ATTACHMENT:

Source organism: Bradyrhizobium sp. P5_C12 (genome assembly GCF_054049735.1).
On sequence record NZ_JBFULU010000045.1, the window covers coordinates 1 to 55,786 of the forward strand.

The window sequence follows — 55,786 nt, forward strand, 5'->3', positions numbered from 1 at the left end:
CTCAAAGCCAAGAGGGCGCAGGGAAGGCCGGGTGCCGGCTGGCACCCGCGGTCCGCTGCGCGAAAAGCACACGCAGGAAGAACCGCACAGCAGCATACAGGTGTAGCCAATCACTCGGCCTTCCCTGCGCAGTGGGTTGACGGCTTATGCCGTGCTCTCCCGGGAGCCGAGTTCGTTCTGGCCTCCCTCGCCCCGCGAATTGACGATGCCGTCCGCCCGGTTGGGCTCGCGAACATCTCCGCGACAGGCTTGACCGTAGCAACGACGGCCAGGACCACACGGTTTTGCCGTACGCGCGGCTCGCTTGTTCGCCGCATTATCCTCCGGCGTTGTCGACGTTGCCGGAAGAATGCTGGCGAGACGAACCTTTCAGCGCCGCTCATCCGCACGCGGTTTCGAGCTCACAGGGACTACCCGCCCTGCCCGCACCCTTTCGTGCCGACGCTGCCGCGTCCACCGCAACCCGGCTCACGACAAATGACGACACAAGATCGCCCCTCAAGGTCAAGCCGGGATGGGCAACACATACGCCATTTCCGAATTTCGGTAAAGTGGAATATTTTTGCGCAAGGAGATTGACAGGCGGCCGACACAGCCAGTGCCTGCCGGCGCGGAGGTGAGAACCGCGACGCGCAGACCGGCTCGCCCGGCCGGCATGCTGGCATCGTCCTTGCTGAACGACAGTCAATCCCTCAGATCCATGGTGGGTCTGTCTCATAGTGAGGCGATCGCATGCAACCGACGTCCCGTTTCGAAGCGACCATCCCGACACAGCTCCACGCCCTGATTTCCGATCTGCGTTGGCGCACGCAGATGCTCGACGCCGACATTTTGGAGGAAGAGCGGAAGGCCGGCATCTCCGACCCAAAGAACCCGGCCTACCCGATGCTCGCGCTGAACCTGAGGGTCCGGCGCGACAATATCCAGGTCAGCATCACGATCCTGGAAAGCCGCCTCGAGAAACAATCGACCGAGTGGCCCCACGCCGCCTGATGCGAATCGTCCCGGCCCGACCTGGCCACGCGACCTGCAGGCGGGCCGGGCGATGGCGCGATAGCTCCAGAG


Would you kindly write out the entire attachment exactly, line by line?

Source organism: Bradyrhizobium sp. P5_C12 (genome assembly GCF_054049735.1).
On sequence record NZ_JBFULU010000045.1, the window covers coordinates 1 to 55,786 of the forward strand.

The window sequence follows — 55,786 nt, forward strand, 5'->3', positions numbered from 1 at the left end:
CTCAAAGCCAAGAGGGCGCAGGGAAGGCCGGGTGCCGGCTGGCACCCGCGGTCCGCTGCGCGAAAAGCACACGCAGGAAGAACCGCACAGCAGCATACAGGTGTAGCCAATCACTCGGCCTTCCCTGCGCAGTGGGTTGACGGCTTATGCCGTGCTCTCCCGGGAGCCGAGTTCGTTCTGGCCTCCCTCGCCCCGCGAATTGACGATGCCGTCCGCCCGGTTGGGCTCGCGAACATCTCCGCGACAGGCTTGACCGTAGCAACGACGGCCAGGACCACACGGTTTTGCCGTACGCGCGGCTCGCTTGTTCGCCGCATTATCCTCCGGCGTTGTCGACGTTGCCGGAAGAATGCTGGCGAGACGAACCTTTCAGCGCCGCTCATCCGCACGCGGTTTCGAGCTCACAGGGACTACCCGCCCTGCCCGCACCCTTTCGTGCCGACGCTGCCGCGTCCACCGCAACCCGGCTCACGACAAATGACGACACAAGATCGCCCCTCAAGGTCAAGCCGGGATGGGCAACACATACGCCATTTCCGAATTTCGGTAAAGTGGAATATTTTTGCGCAAGGAGATTGACAGGCGGCCGACACAGCCAGTGCCTGCCGGCGCGGAGGTGAGAACCGCGACGCGCAGACCGGCTCGCCCGGCCGGCATGCTGGCATCGTCCTTGCTGAACGACAGTCAATCCCTCAGATCCATGGTGGGTCTGTCTCATAGTGAGGCGATCGCATGCAACCGACGTCCCGTTTCGAAGCGACCATCCCGACACAGCTCCACGCCCTGATTTCCGATCTGCGTTGGCGCACGCAGATGCTCGACGCCGACATTTTGGAGGAAGAGCGGAAGGCCGGCATCTCCGACCCAAAGAACCCGGCCTACCCGATGCTCGCGCTGAACCTGAGGGTCCGGCGCGACAATATCCAGGTCAGCATCACGATCCTGGAAAGCCGCCTCGAGAAACAATCGACCGAGTGGCCCCACGCCGCCTGATGCGAATCGTCCCGGCCCGACCTGGCCACGCGACCTGCAGGCGGGCCGGGCGATGGCGCGATAGCTCCAGAG